The only issue with this gun is the current extractor has been known to fail leaving the spent casing inside the chamber. However, Faxon firearms has acknowledged this issue and has addressed it with their manufacturer. Faxon Firearms BCG owners can be rest assured that the failed extractor is covered with Faxon Firearm’s warranty and replacement part will be sent to you free of charge.
- Shot peened 9310 Steel Construction with Enhanced bolt assemblies
- Great for competitive shooting
- Extremely polished finish decreases friction and fouling
- May need to replace the extractor
The Brownells .308 AR Bolt Carrier Group is a popular choice in the AR community for a reason. This is a solid BCG pick, designed to function well with nearly every caliber the AR-10 is made for. It’s great for shooters of every skill level and comes in two durable, wear-resistant finishes. It’s also a great multi-purpose pick that comes at a good price point. Just make sure you have the proper DPMS style rifle since this BCG won’t work with Armalite style uppers.
How to Install a Bolt Carrier Group for the AR-10
These are the 6 simple steps you need to follow to install your new BCG at home (assuming the old BCG has been removed):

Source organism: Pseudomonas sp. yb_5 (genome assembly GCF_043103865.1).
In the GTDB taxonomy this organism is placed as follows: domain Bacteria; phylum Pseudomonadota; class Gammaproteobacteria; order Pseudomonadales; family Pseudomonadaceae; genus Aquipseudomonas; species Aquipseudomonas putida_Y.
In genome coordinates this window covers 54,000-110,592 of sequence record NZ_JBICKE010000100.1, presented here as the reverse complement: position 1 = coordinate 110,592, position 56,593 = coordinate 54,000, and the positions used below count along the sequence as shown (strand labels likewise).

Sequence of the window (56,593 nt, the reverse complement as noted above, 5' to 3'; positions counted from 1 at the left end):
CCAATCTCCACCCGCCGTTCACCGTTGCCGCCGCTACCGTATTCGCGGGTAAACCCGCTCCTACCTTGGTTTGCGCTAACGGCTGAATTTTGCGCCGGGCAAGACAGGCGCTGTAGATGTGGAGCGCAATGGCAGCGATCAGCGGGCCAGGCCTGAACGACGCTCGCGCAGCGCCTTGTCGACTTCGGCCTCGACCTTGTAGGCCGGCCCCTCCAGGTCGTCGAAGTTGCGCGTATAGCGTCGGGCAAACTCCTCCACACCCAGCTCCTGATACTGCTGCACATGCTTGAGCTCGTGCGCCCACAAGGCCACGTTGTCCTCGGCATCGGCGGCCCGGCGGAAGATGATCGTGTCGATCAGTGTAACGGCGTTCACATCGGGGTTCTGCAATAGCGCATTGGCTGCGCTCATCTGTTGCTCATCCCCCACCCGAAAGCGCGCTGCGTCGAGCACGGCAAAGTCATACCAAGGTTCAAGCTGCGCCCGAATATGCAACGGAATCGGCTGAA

- Drop down the charging handle into the channel located within the upper.
- Take the bolt carrier group, and align the gas key with the gas channel that is located inside the charging handle.
- Push the entire bolt carrier group forward towards the receiver. Eventually you’ll hear an audible click letting you know that the bolt carrier group is in lock position.
- Assemble the upper and the lower receiver together.
- Confirm that your bolt carrier works by pulling back the charging handle multiple times.
- If the charging handle works, you can conduct a live test.
Suggested read: Our guide on the best AR-10 barrel recommendations. Definitely worth checking out if you are starting a new build.
Any one of the bolt carrier groups that we’ve covered here today will make a solid upgrade whether you’re building an AR-10 or simply replacing a stock BCG. If you do end up going a different route, you can always follow our buyer’s guide section that we went over earlier to help you find a good lower receiver as well.
A few reminders before you go. There are a lot of large rounds made for the AR-10 but not every bolt carrier group is compatible with every cartridge or built to handle the most powerful AR-10 rounds. Also, every rifle upper will be compatible with every BCG, as with the Brownells .308 AR Bolt Carrier Group. So remember, it’s your responsibility to get a BCG that will work for your vision, usage, and set-up.